b. a process that periodically reviews the program educational objectives including how the program’s various constituencies are involved in this process
c. a description of how this process is systematically utilized to ensure that the program’s educational objectives remain consistent with the institutional mission, the program constituents’ needs and these criteria.
Criterion 3. Student Outcomes
The student outcomes that all ABET-accredited engineering programs must demonstrate are summarized below in the major section entitled Expected Learning Outcomes. Student (Learning) Outcomes must foster attainment of program educational objectives. There must be an assessment and evaluation process that periodically documents and demonstrates the degree to which the program outcomes are attained.
Criterion 4. Continuous Improvement
Each program must show evidence of actions to improve the program. These actions should be based on available information, such as results from Criteria 2 and 3 processes.
Criterion 5. Curriculum
The curriculum requirements specify subject areas appropriate to engineering but do not prescribe specific courses. The faculty must ensure that the program curriculum devotes adequate attention and time to each component, consistent with the outcomes and objectives of the program and institution. The professional component must include:
a. one year of a combination of college level mathematics and basic sciences (some with experimental experience) appropriate to the discipline
b. one and one-half years of engineering topics, consisting of engineering sciences and engineering design appropriate to the student's field of study. The engineering sciences have their roots in mathematics and basic sciences but carry knowledge further toward creative application. These studies provide a bridge between mathematics and basic sciences on the one hand and engineering practice on the other. Engineering design is the process of devising a system, component, or process to meet desired needs. It is a decision-making process (often iterative), in which the basic sciences, mathematics, and the engineering sciences are applied to convert resources optimally to meet these stated needs.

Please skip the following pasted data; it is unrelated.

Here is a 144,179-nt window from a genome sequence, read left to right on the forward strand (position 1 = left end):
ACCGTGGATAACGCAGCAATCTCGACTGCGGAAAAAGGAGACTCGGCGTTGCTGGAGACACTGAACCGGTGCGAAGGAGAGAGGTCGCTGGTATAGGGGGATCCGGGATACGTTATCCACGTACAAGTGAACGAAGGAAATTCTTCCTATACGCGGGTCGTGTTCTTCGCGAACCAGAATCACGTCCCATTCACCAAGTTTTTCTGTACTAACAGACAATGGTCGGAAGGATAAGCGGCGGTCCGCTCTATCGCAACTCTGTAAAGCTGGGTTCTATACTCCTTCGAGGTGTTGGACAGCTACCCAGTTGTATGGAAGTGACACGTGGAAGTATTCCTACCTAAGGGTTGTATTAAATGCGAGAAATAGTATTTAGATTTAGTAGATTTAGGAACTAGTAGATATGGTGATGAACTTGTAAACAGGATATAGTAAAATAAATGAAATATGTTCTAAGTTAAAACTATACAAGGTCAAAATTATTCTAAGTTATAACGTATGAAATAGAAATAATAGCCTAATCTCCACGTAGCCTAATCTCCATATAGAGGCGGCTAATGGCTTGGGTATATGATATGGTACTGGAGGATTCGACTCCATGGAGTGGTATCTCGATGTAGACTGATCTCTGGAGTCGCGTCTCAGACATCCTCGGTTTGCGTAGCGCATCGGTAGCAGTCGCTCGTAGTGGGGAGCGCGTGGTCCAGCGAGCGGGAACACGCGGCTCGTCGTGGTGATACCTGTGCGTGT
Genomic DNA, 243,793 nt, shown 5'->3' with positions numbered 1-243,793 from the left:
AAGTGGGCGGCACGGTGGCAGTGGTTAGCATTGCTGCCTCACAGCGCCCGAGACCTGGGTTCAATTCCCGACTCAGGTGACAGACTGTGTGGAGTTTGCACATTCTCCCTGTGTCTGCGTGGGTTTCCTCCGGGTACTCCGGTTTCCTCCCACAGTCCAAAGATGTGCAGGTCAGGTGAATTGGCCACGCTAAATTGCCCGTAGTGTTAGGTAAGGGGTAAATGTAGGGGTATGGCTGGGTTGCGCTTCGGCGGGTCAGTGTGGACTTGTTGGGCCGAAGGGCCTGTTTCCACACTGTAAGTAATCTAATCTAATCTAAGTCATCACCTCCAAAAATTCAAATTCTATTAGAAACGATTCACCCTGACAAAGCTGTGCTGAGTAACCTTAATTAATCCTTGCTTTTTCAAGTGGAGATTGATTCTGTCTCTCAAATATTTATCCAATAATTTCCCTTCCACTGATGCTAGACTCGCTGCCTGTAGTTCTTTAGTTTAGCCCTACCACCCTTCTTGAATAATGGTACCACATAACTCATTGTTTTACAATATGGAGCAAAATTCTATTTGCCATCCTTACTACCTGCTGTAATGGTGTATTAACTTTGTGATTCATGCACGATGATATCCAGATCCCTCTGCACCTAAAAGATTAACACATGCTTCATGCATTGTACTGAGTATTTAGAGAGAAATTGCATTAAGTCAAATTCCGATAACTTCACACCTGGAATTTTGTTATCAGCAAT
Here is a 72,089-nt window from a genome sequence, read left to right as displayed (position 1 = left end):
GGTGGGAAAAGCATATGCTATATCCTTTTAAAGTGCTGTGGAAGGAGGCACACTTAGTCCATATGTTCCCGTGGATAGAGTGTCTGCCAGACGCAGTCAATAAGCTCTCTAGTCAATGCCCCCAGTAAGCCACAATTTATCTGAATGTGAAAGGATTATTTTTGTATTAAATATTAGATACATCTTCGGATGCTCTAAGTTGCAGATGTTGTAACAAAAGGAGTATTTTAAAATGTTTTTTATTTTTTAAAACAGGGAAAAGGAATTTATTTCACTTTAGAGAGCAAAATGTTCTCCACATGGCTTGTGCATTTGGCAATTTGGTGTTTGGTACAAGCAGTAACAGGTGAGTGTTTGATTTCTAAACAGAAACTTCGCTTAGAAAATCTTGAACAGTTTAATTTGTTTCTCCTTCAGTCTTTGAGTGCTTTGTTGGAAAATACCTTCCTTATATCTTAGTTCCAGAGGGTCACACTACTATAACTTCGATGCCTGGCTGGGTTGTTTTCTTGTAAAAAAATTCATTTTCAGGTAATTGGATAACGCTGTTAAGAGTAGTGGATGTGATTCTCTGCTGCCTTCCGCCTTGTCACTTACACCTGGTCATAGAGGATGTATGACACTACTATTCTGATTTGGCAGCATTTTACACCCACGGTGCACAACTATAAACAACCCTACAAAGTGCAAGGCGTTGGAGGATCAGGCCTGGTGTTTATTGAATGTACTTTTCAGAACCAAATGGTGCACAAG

c. a general education component that complements the technical content of the curriculum and is consistent with the program and institution objectives.
Students must be prepared for engineering practice through a curriculum culminating in a major design experience based on the knowledge and skills acquired in earlier course work and incorporating appropriate engineering standards and multiple realistic constraints.
Criterion 6. Faculty
The faculty must be of sufficient number and must have the competencies to cover all of the curricular areas of the program. There must be sufficient faculty to accommodate adequate levels of student-faculty interaction, student advising and counseling, university service activities, professional development, and interactions with industrial and professional practitioners, as well as employers of students.
The program faculty must have appropriate qualifications and must have and demonstrate sufficient authority to ensure the proper guidance of the program and to develop and implement processes for the evaluation, assessment, and continuing improvement of the program, its educational objectives and outcomes. The overall competence of the faculty may be judged by such factors as education, diversity of backgrounds, engineering experience, teaching effectiveness and experience, ability to communicate, enthusiasm for developing more effective programs, level of scholarship, participation in professional societies, and licensure as Professional Engineers.
Criterion 7. Facilities